This, however, is just the tip of the iceberg. With the sluggish economy [Edit: I presume] some brilliant minds have been set free to find survival out in the wild. Out of this group I believe we will see a wave of innovation in spaces like health care, defense, and relief/aid that will serve as a new face to what a start up is and can be. Will it be tech? Yes. Will it be the type of tech start up we are used to? Absolutely not, and there in lies the strength of this coming wave (well, at least I think it’s coming). If what I think might be happening does, in fact happen, Washington, DC could become the Silicon Valley for grown ups. Meaning the bent will likely be local, national, and global innovation geared toward the real betterment of living standards, peace, and disaster relief.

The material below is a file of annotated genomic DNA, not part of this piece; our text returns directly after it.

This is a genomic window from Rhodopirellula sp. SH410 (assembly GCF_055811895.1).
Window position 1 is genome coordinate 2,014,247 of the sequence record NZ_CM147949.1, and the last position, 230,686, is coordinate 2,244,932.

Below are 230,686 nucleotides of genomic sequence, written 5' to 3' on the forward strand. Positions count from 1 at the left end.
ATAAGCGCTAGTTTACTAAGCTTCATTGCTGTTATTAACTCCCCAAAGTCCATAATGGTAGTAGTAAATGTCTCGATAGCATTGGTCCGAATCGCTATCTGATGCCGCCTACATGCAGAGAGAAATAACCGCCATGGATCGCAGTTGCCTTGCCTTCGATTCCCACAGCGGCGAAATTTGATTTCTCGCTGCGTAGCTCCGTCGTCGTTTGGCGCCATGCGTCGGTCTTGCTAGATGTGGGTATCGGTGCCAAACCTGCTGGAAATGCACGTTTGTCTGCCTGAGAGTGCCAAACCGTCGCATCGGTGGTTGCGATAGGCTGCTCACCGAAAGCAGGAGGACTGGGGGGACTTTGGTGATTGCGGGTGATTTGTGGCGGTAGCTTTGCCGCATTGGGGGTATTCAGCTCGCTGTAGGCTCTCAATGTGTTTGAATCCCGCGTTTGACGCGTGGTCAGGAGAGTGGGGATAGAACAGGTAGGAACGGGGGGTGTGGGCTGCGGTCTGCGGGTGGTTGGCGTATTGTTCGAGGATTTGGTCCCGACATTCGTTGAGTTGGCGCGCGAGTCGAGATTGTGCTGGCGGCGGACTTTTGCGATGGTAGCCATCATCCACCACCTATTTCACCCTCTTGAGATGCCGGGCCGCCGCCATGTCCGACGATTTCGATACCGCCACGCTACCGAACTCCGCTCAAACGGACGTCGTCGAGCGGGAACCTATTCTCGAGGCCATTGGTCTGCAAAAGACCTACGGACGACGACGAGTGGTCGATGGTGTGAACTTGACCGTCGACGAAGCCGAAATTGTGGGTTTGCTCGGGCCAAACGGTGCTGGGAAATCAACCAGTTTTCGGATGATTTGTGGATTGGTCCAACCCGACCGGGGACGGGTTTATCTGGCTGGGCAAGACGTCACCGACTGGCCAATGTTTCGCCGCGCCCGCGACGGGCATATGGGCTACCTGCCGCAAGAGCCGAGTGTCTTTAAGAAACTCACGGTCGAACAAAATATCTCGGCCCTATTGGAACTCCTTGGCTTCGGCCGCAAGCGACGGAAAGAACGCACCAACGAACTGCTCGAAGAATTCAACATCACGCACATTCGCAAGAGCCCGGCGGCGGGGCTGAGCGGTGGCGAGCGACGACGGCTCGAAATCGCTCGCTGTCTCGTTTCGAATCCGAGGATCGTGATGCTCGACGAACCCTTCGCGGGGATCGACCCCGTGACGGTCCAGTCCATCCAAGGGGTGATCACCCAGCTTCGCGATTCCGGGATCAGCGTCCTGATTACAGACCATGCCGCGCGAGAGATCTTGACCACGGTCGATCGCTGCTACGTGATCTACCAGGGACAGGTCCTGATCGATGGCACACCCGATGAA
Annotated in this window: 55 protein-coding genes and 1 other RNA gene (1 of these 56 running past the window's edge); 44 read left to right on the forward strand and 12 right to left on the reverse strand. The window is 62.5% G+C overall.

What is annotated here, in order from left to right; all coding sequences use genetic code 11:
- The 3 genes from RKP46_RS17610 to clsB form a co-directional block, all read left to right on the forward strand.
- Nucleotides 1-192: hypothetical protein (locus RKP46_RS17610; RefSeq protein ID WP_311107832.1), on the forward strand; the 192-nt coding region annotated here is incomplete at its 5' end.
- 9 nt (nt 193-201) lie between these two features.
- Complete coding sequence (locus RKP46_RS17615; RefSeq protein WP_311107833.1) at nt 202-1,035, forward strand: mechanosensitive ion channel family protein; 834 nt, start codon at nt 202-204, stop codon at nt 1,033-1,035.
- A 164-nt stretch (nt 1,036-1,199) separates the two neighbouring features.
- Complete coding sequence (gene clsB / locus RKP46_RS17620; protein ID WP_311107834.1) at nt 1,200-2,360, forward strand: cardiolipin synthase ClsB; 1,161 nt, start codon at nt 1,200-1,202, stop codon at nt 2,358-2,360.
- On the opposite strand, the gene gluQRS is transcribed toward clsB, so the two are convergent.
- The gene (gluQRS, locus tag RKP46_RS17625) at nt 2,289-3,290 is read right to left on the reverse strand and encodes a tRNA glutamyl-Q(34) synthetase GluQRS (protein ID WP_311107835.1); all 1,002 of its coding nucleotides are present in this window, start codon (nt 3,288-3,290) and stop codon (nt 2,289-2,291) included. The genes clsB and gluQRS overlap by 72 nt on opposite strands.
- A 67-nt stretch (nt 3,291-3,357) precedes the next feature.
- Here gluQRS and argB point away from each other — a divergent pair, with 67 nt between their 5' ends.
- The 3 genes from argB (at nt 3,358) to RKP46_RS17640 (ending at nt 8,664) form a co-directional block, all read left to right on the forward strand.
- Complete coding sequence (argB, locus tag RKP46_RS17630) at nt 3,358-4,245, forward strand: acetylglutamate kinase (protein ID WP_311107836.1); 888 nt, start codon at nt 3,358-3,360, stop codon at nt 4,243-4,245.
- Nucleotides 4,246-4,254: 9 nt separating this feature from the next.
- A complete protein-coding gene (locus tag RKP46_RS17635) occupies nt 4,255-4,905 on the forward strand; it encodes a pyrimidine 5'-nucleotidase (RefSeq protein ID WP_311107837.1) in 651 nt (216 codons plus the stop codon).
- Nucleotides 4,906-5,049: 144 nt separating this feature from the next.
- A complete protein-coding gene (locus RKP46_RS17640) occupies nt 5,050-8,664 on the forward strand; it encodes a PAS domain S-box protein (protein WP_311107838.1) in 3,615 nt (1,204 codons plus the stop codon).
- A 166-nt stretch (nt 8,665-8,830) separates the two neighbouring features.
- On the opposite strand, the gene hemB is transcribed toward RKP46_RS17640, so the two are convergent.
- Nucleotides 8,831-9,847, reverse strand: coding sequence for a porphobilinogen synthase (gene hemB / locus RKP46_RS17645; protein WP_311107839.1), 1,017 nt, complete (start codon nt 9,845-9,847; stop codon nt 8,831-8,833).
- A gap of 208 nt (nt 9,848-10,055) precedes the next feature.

Stronger Than Ever

What about this would make the Washington, DC economy stronger than ever? Simply, increased diversification. Many industries in the area are co-dependent on government. Bring in a viable self sufficient start up and NGO culture that, yes, leverages it’s access to government, but is not reliant upon government to survive and we have another layer of security in rough times.

Well, what do you think? Am I crazy?

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  • Thanks, Colin. It’s an honor to be included with such prestigious company! DC has what it takes. It did in the 90s, and it does now. But the best thing for us to remember is that we are DC, we are East Coast, and we are much more pragmatic than Silicon Valley. Play to our strengths, not to who we aren’t.